Alberta’s culinary scene is flourishing. Bolstered by top chefs, local food and beverage talent, and award-winning restaurants, the province has become a foodie destination in its own right.
Most conversations about food in Alberta start with the beef–and for good reason. The province has close to two million more cattle than it does humans and is known for producing some of the highest quality beef on the planet.
Beef may be the start of the conversation, but it isn’t where it ends. Agriculture in Alberta is a major industry too, producing everything from honey, hops, and artisan cheese to berries including raspberries, blueberries, strawberries and saskatoons (ask for them by name, a true Alberta treat), vegetables, seeds and grains of all kinds. Many Albertans and local restaurants live by the farm to fork mantra. Within 100 miles of both Calgary and Edmonton there are farms supplying restaurants with fresh meat—including cattle, bison, elk, and even ostrich. Along with all the rest of what can be grown locally, these farm fresh ingredients set the scene when it comes to Alberta cuisine. Get a taste for the local scene and pick up some goodies at any of the many local farmers’ markets.
A conversation about the province’s food also needs to take in the multitude of cultural influences at play. The province’s immigrant Ukrainian roots mean the best hand-pinched pierogies, just like grandma used to make—and still does. Add to that the foods of the city’s Italian, German, Asian, English, Norwegian, and Finnish descendants for a delicious multicultural mix.
Alberta is also at the forefront of new and innovative food and drink creations, with the city’s creative chefs and bartenders cooking up fresh techniques, styles, dishes, and drinks every day. But did you know that Canada’s most popular brunch cocktail, the Bloody Caesar, was invented at Calgary’s Westin Hotel in 1969? Make sure you try a Canadian classic while you’re in town.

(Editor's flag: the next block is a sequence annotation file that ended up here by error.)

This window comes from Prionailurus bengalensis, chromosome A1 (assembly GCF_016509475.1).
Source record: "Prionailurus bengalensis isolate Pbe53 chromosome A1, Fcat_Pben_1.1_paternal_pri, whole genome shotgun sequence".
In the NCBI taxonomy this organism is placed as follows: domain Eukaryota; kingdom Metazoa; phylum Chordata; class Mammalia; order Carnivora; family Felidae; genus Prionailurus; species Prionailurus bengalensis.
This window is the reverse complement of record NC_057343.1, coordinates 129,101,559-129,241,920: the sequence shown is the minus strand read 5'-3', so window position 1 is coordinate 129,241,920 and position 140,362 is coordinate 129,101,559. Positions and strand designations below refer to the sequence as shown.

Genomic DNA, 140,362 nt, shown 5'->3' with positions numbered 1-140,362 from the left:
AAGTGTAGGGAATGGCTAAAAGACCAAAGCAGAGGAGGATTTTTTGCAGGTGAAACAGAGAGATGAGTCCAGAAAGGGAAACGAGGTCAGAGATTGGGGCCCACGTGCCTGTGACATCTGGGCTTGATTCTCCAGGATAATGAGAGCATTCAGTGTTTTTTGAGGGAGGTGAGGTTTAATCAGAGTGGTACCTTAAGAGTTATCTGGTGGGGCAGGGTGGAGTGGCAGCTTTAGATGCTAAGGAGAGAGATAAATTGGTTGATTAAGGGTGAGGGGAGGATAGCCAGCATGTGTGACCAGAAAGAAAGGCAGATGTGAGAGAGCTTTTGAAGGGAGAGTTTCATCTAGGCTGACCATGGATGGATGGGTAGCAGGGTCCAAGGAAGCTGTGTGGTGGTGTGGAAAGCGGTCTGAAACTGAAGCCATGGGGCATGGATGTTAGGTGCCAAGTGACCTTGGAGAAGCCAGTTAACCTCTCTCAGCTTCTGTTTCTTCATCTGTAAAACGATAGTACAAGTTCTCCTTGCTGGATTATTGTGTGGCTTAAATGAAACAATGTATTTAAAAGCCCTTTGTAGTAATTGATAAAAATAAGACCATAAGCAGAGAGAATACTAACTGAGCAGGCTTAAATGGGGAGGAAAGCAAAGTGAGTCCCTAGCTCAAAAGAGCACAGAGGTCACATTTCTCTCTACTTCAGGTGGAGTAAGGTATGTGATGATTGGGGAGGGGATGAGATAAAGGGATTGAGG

Clearly, Alberta brings more to the table than a fantastic steak.
With two major foodie cities, Calgary and Edmonton, and a bustling dining scene across the province through the Canadian Rockies, it’s impossible to talk about all the great places to eat in Alberta, but let us whet your appetite with a special few that never disappoint. The rest are tasty treat for you to discover.
Calgary is home to some of best restaurants not just in the province, but in the entire country, and Chef Justin Leboe can claim responsibility for two of them: Model Milk, his first restaurant, is housed in a former 1930s dairy, where the industrial look of the building belies the modern interior and innovative menu serving locally sourced lamb, pork,and steelhead trout; Pigeonhole, his latest effort, quickly earned top ranking with the help of dishes like ricotta dumplings, rabbit and bacon pate, and a Russian caviar service.
Ready for Alberta’s signature beef? Book a table in advance for the popular Charbar. What was once a mattress factory now houses a taste factory, infusing dry-aged beef with Argentinian flavours.
Fine dining staple Rouge Restaurant in Inglewood uses only the freshest ingredients–many of their herbs and vegetables are grown on their property.
An easy stroll from downtown, on an island in the middle of the Bow River, the Canadiana-classic River Café is dedicated to using local produce and has an impressive wine list— and one of the best outdoor spaces for summer dining.